Tag Archives: Reflections

In the Name of Jesus: Reflections on Christian Leadership

In the Name of Jesus: Reflections on Christian Leadership

Henri Nouwen was a spiritual thinker with an unusual capacity to write about the life of Jesus and the love of God in ways that have inspired countless people to trust life more fully. Most widely read among the over 40 books Father Nouwen wrote is In the Name of Jesus. For a society that measures successful leadership in terms of the effectiveness of the individual, Father Nouwen offers a counter definition that is witnessed by a “communal and mutual experience.” For Nouwen, leadership cannot function apart from the community. His wisdom is grounded in the foundation that we are a people “called.” This beautiful guide to Christian Leadership is the rich fruit of Henri Nouwen’s own journey as one of the most influential spirtiual leaders of the 20th century.

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Anglicans and the Roman Catholic Church: Reflections on Recent Developments

Anglicans and the Roman Catholic Church: Reflections on Recent Developments

The beginning of a specifically Anglican liturgy and culture within the Roman Catholic Church was established in the United Sates by Pope John Paul II. Since then, Anglican Use parishes have been worshipping in a distinctively Anglican style within several American dioceses. Thanks to Pope Benedict XVI, these communities are now able to form into personal ordinariates led by bishops who were previously Anglican clergy. As a result, even more Anglicans seeking full communion with Rome can find a home within the Catholic Church.

The twelve essays in this book discuss the reasons Anglicans have sought reconciliation with the Holy See, while retaining elements of their own liturgy and traditions. They explore the history and scope of Pope John Paul II’s Pastoral Provision and Pope Benedict XVI’s Apostolic Constitution and examine the needs of the new ordinariates if they are to flourish. Also considered are the changes to the Roman liturgy since the Second Vatican Council and the specific patrimony that Anglicans bring to Catholic worship.

Many of these essays have been written by erstwhile Anglican clergymen who have been ordained into the Catholic priesthood (and one into the episcopate). A few are by Catholic experts on this topic. There is also a contribution from a woman who had been an ordained Episcopal priest before becoming a Catholic.

Here is a wealth of information for anyone interested in the Anglican communities within the Catholic Church, the “reform of the reform” of the Roman liturgy or the testimonies of Anglicans who have become Roman Catholics.

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Reflections On Prophet TB Joshua At 46

Reflections On Prophet TB Joshua At 46

In Nigeria’s recent history, June 12 has become a very special and important day. It has become a symbolic day that reminds Nigerians of their history of many shattered dreams, of a fact that the ordinary folk of this country cannot even be allowed to become what they want to become, to choose the leaders that they want to choose for themselves.

June 12 is also the birthday of a remarkable Nigerian, a man whose type graces this world once in an epoch. On June 12, this year, Temitope Balogun Joshua, Nigeria’s healing pastor, extraordinary preacher, prophet and humanitarian, turns a mere 46 earth years. But it is only God Almighty Himself (judging by the profundity and wisdom exhibited by Joshua) who can tell the real age of this prodigious man of God.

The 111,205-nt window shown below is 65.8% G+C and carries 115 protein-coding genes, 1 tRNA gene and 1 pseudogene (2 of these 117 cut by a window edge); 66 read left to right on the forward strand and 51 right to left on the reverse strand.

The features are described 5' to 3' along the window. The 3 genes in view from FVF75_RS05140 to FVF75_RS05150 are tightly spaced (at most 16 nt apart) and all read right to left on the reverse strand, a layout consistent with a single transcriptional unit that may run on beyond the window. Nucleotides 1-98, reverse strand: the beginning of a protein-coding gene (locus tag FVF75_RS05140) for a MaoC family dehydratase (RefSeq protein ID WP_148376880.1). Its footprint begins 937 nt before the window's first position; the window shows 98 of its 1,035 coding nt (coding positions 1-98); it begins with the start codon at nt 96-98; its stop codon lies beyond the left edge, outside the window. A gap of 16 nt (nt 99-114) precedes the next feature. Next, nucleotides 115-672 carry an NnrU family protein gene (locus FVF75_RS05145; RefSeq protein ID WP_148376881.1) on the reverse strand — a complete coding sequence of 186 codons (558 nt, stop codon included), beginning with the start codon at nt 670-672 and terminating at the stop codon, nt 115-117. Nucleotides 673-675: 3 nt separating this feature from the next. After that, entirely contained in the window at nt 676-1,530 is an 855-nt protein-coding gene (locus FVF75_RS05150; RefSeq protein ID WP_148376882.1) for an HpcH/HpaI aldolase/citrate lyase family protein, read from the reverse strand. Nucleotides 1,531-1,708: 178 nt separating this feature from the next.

Until I watched the story of Nigeria’s beleaguered dwarves on Prophet TB Joshua’s Emmanuel TV early this year, my attitude to organised religion had been one of total indifference, if not downright hostility. And who could really blame one for this? If the general attitude of many of our today’s religious people and their leadership is anything to go by – and I mean of every popular religion in this country – then, it is time to consider Satanism as an option!

It is also impossible for any serious African, a student of history and one who has taken pains to research into Black history and avail himself of facts, of the role that religion (particularly Christianity and Islam) played and still plays in the subjugation of the Black race, not to be bitter towards and suspicious of anything religious. This is only human.

The world, for instance, annually celebrates the very unfortunate fate of the Jews in the concentration camps of Auswitch and Birkenau. But nobody ever mentions the horrendous massacres and enslavement of the Bakongo of five centuries earlier and the fate of the last Mani-Kongo who even transmuted to Dom Afonso I, from Nzinga a Mvemba, on conversion to Christianity, thinking he was dealing with honest people of God.

Today, the ongoing genocide in Omar al-Bashir’s Sudan is there for all to see. But what is the so-called civilised world doing about this evil and well-orchestrated decimation of Black African populations in that country? Why are even other independent African nations pretending to be doing something, whilst the long-suffering people of Darfur are steadily wasting away?

Because of the long history of struggle for survival of the Black race and the many terrible things that have happened to our people in the past and still continue to happen, many African elite have turned sceptical to matters of religion. This cynicism is aptly captured by the battle song of one of the leaders of the Haitian Revolution, (1791-1804) Jamaican-born Bookman Dutty, now famously referred to as “Bookman’s Prayer”.

That revolution, begun almost half a century earlier by Maroon leader, Francois Makandal, was carried to a successful conclusion by Black fighters, under Jean-Jacques Dessalines. Unfortunately, the struggle came to a tragic end when the White agents of Napoleon Bonaparte tricked the last leader of the revolution, a mulatto named, Toussaint L’Ouverture. Toussaint was promptly shipped to exile in France where he was executed by means of starvation and cold.